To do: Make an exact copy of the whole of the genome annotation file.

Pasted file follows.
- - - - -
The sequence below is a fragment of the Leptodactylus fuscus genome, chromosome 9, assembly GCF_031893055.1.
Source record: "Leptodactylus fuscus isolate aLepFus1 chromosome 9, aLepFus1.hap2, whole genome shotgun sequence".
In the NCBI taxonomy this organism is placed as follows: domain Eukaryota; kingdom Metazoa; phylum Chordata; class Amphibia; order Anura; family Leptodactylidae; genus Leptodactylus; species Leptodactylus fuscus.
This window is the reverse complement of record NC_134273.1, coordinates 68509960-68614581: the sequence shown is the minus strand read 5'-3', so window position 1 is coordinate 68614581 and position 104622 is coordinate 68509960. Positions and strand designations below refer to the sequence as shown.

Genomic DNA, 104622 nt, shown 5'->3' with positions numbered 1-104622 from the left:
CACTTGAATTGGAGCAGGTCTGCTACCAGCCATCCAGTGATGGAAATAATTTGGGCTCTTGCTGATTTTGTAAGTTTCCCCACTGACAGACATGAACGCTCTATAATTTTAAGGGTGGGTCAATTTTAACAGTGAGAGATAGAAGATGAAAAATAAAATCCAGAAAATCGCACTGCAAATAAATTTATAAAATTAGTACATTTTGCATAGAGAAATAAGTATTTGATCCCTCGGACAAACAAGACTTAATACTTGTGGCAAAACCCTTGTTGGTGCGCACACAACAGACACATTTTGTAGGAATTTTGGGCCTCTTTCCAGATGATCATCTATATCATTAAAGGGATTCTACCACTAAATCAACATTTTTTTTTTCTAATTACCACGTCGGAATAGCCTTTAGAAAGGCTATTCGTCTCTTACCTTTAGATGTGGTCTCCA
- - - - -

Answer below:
The sequence below is a fragment of the Leptodactylus fuscus genome, chromosome 9, assembly GCF_031893055.1.
Source record: "Leptodactylus fuscus isolate aLepFus1 chromosome 9, aLepFus1.hap2, whole genome shotgun sequence".
In the NCBI taxonomy this organism is placed as follows: domain Eukaryota; kingdom Metazoa; phylum Chordata; class Amphibia; order Anura; family Leptodactylidae; genus Leptodactylus; species Leptodactylus fuscus.
This window is the reverse complement of record NC_134273.1, coordinates 68509960-68614581: the sequence shown is the minus strand read 5'-3', so window position 1 is coordinate 68614581 and position 104622 is coordinate 68509960. Positions and strand designations below refer to the sequence as shown.

Genomic DNA, 104622 nt, shown 5'->3' with positions numbered 1-104622 from the left:
CACTTGAATTGGAGCAGGTCTGCTACCAGCCATCCAGTGATGGAAATAATTTGGGCTCTTGCTGATTTTGTAAGTTTCCCCACTGACAGACATGAACGCTCTATAATTTTAAGGGTGGGTCAATTTTAACAGTGAGAGATAGAAGATGAAAAATAAAATCCAGAAAATCGCACTGCAAATAAATTTATAAAATTAGTACATTTTGCATAGAGAAATAAGTATTTGATCCCTCGGACAAACAAGACTTAATACTTGTGGCAAAACCCTTGTTGGTGCGCACACAACAGACACATTTTGTAGGAATTTTGGGCCTCTTTCCAGATGATCATCTATATCATTAAAGGGATTCTACCACTAAATCAACATTTTTTTTTTCTAATTACCACGTCGGAATAGCCTTTAGAAAGGCTATTCGTCTCTTACCTTTAGATGTGGTCTCCA